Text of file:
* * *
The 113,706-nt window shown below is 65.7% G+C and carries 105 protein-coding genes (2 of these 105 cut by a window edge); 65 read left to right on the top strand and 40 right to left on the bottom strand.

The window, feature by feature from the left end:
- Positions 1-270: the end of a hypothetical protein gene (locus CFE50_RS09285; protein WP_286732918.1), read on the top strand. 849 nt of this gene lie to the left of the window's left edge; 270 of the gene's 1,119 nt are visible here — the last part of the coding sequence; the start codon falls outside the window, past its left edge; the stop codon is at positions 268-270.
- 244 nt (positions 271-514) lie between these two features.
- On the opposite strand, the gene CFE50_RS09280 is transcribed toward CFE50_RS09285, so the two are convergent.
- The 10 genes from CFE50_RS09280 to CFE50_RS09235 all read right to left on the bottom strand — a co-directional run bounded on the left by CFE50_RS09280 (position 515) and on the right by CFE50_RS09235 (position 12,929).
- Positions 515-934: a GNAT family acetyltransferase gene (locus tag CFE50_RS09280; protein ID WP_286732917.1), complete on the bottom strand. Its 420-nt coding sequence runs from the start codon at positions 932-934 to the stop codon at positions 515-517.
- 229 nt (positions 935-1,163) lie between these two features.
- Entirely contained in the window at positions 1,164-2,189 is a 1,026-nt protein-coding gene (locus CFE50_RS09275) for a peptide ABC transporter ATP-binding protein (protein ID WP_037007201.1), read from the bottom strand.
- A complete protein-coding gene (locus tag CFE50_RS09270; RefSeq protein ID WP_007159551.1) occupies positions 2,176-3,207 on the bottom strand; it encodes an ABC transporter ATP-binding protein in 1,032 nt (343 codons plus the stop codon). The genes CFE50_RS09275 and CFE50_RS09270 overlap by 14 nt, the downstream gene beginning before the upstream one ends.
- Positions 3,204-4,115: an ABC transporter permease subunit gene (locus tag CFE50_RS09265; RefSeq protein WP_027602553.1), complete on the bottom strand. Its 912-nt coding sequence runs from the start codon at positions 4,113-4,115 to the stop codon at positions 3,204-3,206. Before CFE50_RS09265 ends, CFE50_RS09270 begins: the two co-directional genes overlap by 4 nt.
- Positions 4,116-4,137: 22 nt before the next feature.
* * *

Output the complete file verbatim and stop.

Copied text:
The 113,706-nt window shown below is 65.7% G+C and carries 105 protein-coding genes (2 of these 105 cut by a window edge); 65 read left to right on the top strand and 40 right to left on the bottom strand.

The window, feature by feature from the left end:
- Positions 1-270: the end of a hypothetical protein gene (locus CFE50_RS09285; protein WP_286732918.1), read on the top strand. 849 nt of this gene lie to the left of the window's left edge; 270 of the gene's 1,119 nt are visible here — the last part of the coding sequence; the start codon falls outside the window, past its left edge; the stop codon is at positions 268-270.
- 244 nt (positions 271-514) lie between these two features.
- On the opposite strand, the gene CFE50_RS09280 is transcribed toward CFE50_RS09285, so the two are convergent.
- The 10 genes from CFE50_RS09280 to CFE50_RS09235 all read right to left on the bottom strand — a co-directional run bounded on the left by CFE50_RS09280 (position 515) and on the right by CFE50_RS09235 (position 12,929).
- Positions 515-934: a GNAT family acetyltransferase gene (locus tag CFE50_RS09280; protein ID WP_286732917.1), complete on the bottom strand. Its 420-nt coding sequence runs from the start codon at positions 932-934 to the stop codon at positions 515-517.
- 229 nt (positions 935-1,163) lie between these two features.
- Entirely contained in the window at positions 1,164-2,189 is a 1,026-nt protein-coding gene (locus CFE50_RS09275) for a peptide ABC transporter ATP-binding protein (protein ID WP_037007201.1), read from the bottom strand.
- A complete protein-coding gene (locus tag CFE50_RS09270; RefSeq protein ID WP_007159551.1) occupies positions 2,176-3,207 on the bottom strand; it encodes an ABC transporter ATP-binding protein in 1,032 nt (343 codons plus the stop codon). The genes CFE50_RS09275 and CFE50_RS09270 overlap by 14 nt, the downstream gene beginning before the upstream one ends.
- Positions 3,204-4,115: an ABC transporter permease subunit gene (locus tag CFE50_RS09265; RefSeq protein WP_027602553.1), complete on the bottom strand. Its 912-nt coding sequence runs from the start codon at positions 4,113-4,115 to the stop codon at positions 3,204-3,206. Before CFE50_RS09265 ends, CFE50_RS09270 begins: the two co-directional genes overlap by 4 nt.
- Positions 4,116-4,137: 22 nt before the next feature.